Have you recently been the victim of a work-related injury? If so, by law
you are entitled to workers compensation benefits for the harm caused
by the accident. What if you have a pre-existing medical condition though?
How will your claim be affected and what type of compensation will you
be able to receive? These situations are very common, but many employees
fail to file claims out of the mistaken belief that nothing can be done.
Just because you have a condition prior to being hurt while working does
not mean you are ineligible for benefits.
It is a Case-by-Case Basis
Insurance companies place a lot of emphasis on pre-existing conditions
in an effort to reduce the amount they have to pay, and they try to prove
the current injury is the direct result of your condition prior to being
hurt on the job. However, if you were able to work before the accident
with a pre-existing condition but are unable to afterward, then you should
Issues surrounding pre-existing conditions are never black and white and
every incident has to be assessed on its own merit. That is why hiring
a qualified worker’s compensation attorney to represent you is crucial.
Unfortunately, many employees end up suffering from increased symptoms
and paying for medical treatment following the aggravation of a pre-existing
condition at work because they are unaware of their rights.
Understanding an Aggravated Condition
We do not live in a perfect world and none of us are completely healthy.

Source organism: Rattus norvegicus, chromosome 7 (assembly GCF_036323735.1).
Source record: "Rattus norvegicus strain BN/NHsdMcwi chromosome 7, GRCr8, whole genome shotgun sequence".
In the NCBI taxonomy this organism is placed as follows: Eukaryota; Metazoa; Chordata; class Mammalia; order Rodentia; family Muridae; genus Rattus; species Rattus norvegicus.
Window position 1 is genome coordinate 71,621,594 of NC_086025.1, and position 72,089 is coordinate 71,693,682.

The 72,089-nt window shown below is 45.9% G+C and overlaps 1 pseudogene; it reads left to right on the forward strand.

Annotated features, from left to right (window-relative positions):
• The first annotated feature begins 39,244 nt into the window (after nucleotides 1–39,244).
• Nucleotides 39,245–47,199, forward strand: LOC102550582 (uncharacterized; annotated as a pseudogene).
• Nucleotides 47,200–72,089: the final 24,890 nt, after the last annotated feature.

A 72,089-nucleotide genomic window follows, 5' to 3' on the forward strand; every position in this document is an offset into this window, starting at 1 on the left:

That is the logic by which the law concerning aggravation of pre-existing
conditions operates. The most important thing to remember with any work-related
injury is that employers must take their employees as they are found at
the time of the accident, whether or not a pre-existing condition is present.
Workers compensation laws do not view employees from the perspective of
an “injury scale.” Compensation is awarded to employees who
are injured by the hazards of employment.
Since the health of every employee is unique, each case must be evaluated
on an individual basis. For instance, if you have mild back pain caused
by a bulging disc then a fall at work causes the disc to become herniated,
workers’ compensation is responsible for that aggravation. The means
by which this change or aggravation occurred, the fall, was a direct result
of a workplace hazard. Thus, the resulting injury must be treated like
any other claim, just as it would if someone who did not have a bulging
disc had fallen.